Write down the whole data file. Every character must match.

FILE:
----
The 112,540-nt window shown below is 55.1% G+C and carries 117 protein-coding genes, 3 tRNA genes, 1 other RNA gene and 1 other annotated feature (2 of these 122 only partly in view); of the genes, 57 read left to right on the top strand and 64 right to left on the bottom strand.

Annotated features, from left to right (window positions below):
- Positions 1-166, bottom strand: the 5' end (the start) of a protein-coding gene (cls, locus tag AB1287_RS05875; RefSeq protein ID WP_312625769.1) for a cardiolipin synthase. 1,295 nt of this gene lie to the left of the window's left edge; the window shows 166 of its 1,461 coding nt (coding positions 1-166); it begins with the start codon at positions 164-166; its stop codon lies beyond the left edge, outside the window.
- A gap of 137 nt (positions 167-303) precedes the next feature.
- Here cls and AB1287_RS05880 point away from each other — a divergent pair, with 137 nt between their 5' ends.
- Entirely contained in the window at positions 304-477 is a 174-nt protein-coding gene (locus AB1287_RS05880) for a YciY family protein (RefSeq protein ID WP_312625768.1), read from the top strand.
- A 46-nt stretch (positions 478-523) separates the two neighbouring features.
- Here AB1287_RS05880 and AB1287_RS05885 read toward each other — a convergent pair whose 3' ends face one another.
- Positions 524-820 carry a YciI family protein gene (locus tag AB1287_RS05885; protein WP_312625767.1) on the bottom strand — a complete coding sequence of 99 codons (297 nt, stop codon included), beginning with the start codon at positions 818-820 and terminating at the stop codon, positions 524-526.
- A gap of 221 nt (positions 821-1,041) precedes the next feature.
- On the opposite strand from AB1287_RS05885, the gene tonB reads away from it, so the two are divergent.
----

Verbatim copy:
The 112,540-nt window shown below is 55.1% G+C and carries 117 protein-coding genes, 3 tRNA genes, 1 other RNA gene and 1 other annotated feature (2 of these 122 only partly in view); of the genes, 57 read left to right on the top strand and 64 right to left on the bottom strand.

Annotated features, from left to right (window positions below):
- Positions 1-166, bottom strand: the 5' end (the start) of a protein-coding gene (cls, locus tag AB1287_RS05875; RefSeq protein ID WP_312625769.1) for a cardiolipin synthase. 1,295 nt of this gene lie to the left of the window's left edge; the window shows 166 of its 1,461 coding nt (coding positions 1-166); it begins with the start codon at positions 164-166; its stop codon lies beyond the left edge, outside the window.
- A gap of 137 nt (positions 167-303) precedes the next feature.
- Here cls and AB1287_RS05880 point away from each other — a divergent pair, with 137 nt between their 5' ends.
- Entirely contained in the window at positions 304-477 is a 174-nt protein-coding gene (locus AB1287_RS05880) for a YciY family protein (RefSeq protein ID WP_312625768.1), read from the top strand.
- A 46-nt stretch (positions 478-523) separates the two neighbouring features.
- Here AB1287_RS05880 and AB1287_RS05885 read toward each other — a convergent pair whose 3' ends face one another.
- Positions 524-820 carry a YciI family protein gene (locus tag AB1287_RS05885; protein WP_312625767.1) on the bottom strand — a complete coding sequence of 99 codons (297 nt, stop codon included), beginning with the start codon at positions 818-820 and terminating at the stop codon, positions 524-526.
- A gap of 221 nt (positions 821-1,041) precedes the next feature.
- On the opposite strand from AB1287_RS05885, the gene tonB reads away from it, so the two are divergent.